ied in a specially built mausoleum in the center of Sofia In 1990, after the collapse of the system he helped to build, Dimitrov's body was removed and buried in a regular cemetery.
Brown J. F., Bulgaria Under Communist Rule ( New York-Washington, D.C.-London, 1970); Evans Stanley G., A Short History of Bulgaria ( London, 1960); Oren Nissan, Revolution Administered. Agrarianism and Communism in Bulgaria ( Maryland, 1973).
Dimitrov Constitution. Georgy Dimitrov (see Dimitrov, Georgy) returned to Bulgaria from exile in the Soviet Union in 1945. This first task was to create a quasi-legal framework for communist dictatorship. In 1946, his government held a plebiscite which, predictably, led to the abolition of the monarchy. It also approved the proclamation of Bulgaria as a People's Republic. Elections were then held for a Grand National Assembly whose major task was to write a new constitution.
In December 1947, the assembly approved the so-called "Dimitrov Constitution" which, in fact, replaced the Turnovo constitution of 1879. The new constitution was Dimitrov's in name only. It was, in fact, copied from the Soviet constitution of 1936, a document that had little effect on the politics of communist Bulgaria and which never stopped the judicial murders and other atrocities committed by the security organs.
The constitution proclaimed that Bulgaria was a People's Democracy. It vested all powers in the "people" who exercised it through universal suffrage of all citizens over the age of eighteen. All means of production were declared to be public property, that is, owned by the state. It also permitted the holding of some private property on a limited basis. The constitution, therefore, gave a green light for the state to nationalize all properties that it declared not in conformity with the "public interest." The state was empowered to regulate social activities.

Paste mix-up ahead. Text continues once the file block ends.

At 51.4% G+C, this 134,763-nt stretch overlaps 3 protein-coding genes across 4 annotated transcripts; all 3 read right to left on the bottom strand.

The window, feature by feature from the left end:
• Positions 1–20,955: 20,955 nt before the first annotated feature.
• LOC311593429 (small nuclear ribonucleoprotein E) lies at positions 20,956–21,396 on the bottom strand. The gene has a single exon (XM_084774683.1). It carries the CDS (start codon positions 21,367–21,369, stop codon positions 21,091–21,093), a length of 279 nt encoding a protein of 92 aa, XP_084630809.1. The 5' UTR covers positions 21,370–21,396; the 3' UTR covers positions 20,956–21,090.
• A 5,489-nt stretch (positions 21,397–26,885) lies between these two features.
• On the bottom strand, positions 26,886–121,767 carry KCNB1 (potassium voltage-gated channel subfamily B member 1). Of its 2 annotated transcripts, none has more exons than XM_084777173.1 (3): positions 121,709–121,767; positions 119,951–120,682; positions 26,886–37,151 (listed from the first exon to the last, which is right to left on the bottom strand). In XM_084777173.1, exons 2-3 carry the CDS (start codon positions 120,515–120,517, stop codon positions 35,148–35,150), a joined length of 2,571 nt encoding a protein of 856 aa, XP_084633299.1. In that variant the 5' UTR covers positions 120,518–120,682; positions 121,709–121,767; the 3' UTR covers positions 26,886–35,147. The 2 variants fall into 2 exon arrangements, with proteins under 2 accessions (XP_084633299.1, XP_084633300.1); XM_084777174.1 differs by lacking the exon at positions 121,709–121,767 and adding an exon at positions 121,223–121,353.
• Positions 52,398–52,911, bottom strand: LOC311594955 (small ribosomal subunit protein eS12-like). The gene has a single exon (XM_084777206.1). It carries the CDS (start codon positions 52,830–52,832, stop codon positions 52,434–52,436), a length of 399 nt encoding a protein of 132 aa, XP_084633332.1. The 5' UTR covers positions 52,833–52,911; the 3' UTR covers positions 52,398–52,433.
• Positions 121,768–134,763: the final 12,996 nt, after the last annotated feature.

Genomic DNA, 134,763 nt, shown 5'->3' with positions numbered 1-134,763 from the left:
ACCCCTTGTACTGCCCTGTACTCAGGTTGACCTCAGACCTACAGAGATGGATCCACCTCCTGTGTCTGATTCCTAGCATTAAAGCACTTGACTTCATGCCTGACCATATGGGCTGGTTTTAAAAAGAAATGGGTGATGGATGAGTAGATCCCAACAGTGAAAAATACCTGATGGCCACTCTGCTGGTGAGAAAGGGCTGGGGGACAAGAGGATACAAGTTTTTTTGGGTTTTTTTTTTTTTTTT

The National Assembly was given authority to enact all laws. It was to elect a presidium and appoint a government. It had the right to declare war and approve peace and also approve the state budget. The assembly was also to appoint judges and the chief prosecutor of the state. It had the right to amend the constitution. Elections for the National Assembly were to be held every four years, and each group of 30,000 citizens was entitled to one deputy. The assembly was to meet twice a year, in between sessions, the presidium was to act as the executive institution.
The presidium was the authority entitled to promulgate laws. It was permanently in session. Its nineteen members were directed by the president of the assembly, who had two vice presidents and a secretary to assist in exercising his functions. The prime minister, his cabinet, and the chairmen of various parliamentary committees usually were members of the presidium. The government was responsible to the National Assembly, and when it was not in session, to the presidium. Any action taken by local governments was subject to governmental approval. The constitution also created a supreme court, appointed by the assembly for five-year terms.
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Publication information: Book title: Dictionary of East European History since 1945. Contributors: Joseph Held - Author. Publisher: Greenwood Press. Place of publication: Westport, CT. Publication year: 1994. Page number: 103.